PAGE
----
Is Argentina’s time zone the correct one? Some lawmakers think it’s time to change it

A group of Argentina legislators presented a bill to advance the time zone by one hour so as to improve student performance and save energy. The “actual time zone is unnatural,” scientists claim.

Former vice president and now lawmaker, Julio Cobos, presented a bill that intends to change Argentina’s time zone from GMT -3 to GMT -4. “Our country has one of the largest differences between solar time and official time, which affects not only energy consumption but also student performance. We need to achieve a greater match between solar and official time,” affirmed the Mendoza-native legislator.  

According to the scientists cited by Mr. Cobos, Argentina is almost entirely within the GMT – 4 time zone (the same time zone that New York City is currently on, Eastern Daylight Time in the US) and a small portino of the Andean region of the country enters the GMT – 5 time zone. However, for many years, the GMT -3 time zone is the one used throughout the country. So what’s the deal?

Santa Rosa, en La Pampa, Argentina. Image courtesy of Juanedc via Wikimedia Commons.

Diego Golombek, a biologist and member of state-run research organization CONICET, explained via Twitter how the country ended up in such an unnatural time zone. “Argentina began to alternate summer time (GMT -3) with winter time (GMT -4) in 1930, claiming energy benefits,” he wrote.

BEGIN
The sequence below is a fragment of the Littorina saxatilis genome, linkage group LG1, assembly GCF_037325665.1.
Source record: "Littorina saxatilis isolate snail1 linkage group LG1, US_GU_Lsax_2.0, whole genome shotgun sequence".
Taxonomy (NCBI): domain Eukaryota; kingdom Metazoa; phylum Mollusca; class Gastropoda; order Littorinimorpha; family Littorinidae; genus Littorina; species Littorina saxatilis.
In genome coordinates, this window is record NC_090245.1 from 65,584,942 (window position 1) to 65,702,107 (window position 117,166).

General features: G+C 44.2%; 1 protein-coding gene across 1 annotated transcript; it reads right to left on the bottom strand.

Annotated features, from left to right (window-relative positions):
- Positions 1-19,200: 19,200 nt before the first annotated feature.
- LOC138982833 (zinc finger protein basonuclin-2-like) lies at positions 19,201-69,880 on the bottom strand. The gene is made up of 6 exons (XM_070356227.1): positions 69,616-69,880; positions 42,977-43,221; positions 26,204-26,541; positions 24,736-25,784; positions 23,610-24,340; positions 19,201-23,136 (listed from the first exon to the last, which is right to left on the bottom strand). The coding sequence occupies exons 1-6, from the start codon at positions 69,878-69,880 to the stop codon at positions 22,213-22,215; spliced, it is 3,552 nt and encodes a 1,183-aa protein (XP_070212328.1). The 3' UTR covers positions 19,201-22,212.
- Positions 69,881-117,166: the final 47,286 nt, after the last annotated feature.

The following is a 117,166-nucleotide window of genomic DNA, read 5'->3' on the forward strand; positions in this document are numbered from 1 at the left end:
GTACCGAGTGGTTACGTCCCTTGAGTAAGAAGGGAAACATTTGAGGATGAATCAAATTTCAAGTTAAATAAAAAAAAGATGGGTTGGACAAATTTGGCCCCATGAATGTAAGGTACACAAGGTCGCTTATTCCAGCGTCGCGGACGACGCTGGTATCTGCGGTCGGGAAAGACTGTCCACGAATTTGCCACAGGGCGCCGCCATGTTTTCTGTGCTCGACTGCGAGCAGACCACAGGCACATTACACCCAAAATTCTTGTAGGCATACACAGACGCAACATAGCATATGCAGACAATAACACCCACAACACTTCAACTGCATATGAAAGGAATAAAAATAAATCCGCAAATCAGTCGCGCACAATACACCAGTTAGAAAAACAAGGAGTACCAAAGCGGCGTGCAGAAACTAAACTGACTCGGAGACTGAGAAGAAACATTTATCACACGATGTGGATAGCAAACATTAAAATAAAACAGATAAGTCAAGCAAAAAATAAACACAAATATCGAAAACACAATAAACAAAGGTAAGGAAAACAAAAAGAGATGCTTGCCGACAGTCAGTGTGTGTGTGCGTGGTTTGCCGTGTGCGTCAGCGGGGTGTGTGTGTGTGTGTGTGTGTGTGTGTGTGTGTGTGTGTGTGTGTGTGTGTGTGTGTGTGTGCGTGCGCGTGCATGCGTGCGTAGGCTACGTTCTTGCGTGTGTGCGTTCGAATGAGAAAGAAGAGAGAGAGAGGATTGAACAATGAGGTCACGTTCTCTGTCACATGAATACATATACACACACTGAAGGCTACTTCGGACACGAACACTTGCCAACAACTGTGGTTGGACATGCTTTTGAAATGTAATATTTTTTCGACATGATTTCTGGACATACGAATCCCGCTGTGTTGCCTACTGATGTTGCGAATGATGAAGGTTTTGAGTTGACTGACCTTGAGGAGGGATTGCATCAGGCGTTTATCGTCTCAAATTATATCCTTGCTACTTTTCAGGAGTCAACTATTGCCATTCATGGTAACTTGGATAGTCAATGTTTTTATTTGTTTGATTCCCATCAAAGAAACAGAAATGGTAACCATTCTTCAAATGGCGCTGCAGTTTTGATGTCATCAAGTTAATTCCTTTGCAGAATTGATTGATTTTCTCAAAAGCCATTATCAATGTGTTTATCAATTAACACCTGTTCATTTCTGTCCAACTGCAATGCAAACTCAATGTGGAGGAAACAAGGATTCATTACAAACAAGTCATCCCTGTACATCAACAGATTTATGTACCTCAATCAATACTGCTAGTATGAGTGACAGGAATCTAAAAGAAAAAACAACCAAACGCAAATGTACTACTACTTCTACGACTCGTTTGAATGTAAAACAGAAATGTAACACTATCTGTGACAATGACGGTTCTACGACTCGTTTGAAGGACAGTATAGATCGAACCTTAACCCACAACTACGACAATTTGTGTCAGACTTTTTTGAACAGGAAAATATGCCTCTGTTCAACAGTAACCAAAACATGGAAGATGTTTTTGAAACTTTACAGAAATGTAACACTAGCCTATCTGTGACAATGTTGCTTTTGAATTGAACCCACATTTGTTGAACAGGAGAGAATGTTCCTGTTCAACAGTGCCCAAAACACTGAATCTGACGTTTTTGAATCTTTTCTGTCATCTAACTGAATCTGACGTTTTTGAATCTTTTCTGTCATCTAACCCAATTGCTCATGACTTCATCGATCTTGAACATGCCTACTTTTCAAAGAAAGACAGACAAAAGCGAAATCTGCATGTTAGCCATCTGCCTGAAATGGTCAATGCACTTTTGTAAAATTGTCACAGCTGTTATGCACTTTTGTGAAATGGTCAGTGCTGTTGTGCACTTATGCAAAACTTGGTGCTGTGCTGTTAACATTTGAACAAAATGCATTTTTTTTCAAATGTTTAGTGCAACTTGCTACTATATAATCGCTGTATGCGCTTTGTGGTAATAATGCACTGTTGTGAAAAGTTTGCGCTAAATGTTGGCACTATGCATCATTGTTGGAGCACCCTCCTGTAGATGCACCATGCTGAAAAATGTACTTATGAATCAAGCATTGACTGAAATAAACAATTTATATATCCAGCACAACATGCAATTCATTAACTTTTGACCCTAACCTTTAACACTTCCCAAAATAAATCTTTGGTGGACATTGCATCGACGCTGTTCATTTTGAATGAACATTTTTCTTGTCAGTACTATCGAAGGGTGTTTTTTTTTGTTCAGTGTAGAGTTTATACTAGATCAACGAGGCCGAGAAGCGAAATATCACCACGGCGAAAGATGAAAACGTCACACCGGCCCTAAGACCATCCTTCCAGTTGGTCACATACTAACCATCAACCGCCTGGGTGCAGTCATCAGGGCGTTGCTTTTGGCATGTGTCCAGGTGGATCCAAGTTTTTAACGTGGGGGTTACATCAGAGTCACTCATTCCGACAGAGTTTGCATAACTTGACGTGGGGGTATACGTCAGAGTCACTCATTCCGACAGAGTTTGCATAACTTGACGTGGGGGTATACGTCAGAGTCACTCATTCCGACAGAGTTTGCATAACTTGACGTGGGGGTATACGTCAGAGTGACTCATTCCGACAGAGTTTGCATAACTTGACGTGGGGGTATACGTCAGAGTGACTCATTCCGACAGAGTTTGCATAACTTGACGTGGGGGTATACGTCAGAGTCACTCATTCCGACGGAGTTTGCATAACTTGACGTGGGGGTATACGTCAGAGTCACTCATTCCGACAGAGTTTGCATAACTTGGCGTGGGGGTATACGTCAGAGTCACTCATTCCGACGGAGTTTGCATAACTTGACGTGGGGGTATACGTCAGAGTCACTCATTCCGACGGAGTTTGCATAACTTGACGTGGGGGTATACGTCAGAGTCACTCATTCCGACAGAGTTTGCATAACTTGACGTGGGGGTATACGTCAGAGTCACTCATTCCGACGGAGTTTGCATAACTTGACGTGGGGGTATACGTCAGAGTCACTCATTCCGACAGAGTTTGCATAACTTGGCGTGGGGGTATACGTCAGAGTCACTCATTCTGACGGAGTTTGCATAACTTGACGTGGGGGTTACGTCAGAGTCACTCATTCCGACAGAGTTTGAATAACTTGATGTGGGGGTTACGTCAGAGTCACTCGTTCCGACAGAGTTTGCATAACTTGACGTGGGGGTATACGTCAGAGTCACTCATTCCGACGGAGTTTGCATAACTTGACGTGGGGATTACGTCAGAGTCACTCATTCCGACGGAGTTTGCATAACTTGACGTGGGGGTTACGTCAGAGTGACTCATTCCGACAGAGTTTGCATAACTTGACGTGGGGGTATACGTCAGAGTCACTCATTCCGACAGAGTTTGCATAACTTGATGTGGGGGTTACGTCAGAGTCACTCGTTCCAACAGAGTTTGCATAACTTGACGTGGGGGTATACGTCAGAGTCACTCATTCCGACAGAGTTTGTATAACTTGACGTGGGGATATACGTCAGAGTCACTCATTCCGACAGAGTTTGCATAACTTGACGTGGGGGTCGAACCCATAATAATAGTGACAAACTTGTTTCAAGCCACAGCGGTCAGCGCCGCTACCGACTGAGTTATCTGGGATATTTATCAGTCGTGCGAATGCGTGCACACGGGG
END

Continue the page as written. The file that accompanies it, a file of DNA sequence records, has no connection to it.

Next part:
“Towards 1974 we permanently stayed in the -3 zone, even alternating with -2 zone for the summer, further and further away from our natural schedule. Having stayed at -3 instead of -4 is a misunderstanding that cannot be clearly explained,” stated the scientist. 

What does student performance have to do with all this? Well, our biological clock, the mechanism that controls every physiological activity of our bodies in a certain period of time is the key factor. Changing the time zone would imply that children who enter school at 7:30 AM would no longer start their school day without daylight. 

“The necessary exposure to sunlight in morning hours, especially during winter time must be taken into account. Teenagers should sleep eight hours per night and younger children should get at least nine hours of rest. This obviously implies going to bed earlier than we usually do in Argentina,” said Golombek in talks with Infobae

Diego Golombek. Image courtesy of CONICET.

Also Mr. Cobos based the bill on reports made by CONICET specialists through the National Institute of Environment, Habitat and Energy (INAHE) and on another bill recently presented in the provincial legislature of Mendoza. 

“Education is one of the main sectors affected by the gap between solar and official time. The vast majority of students, in different latitudes of the country, start their day in total darkness, thus producing a negative effect on their school performance,” he emphasized.

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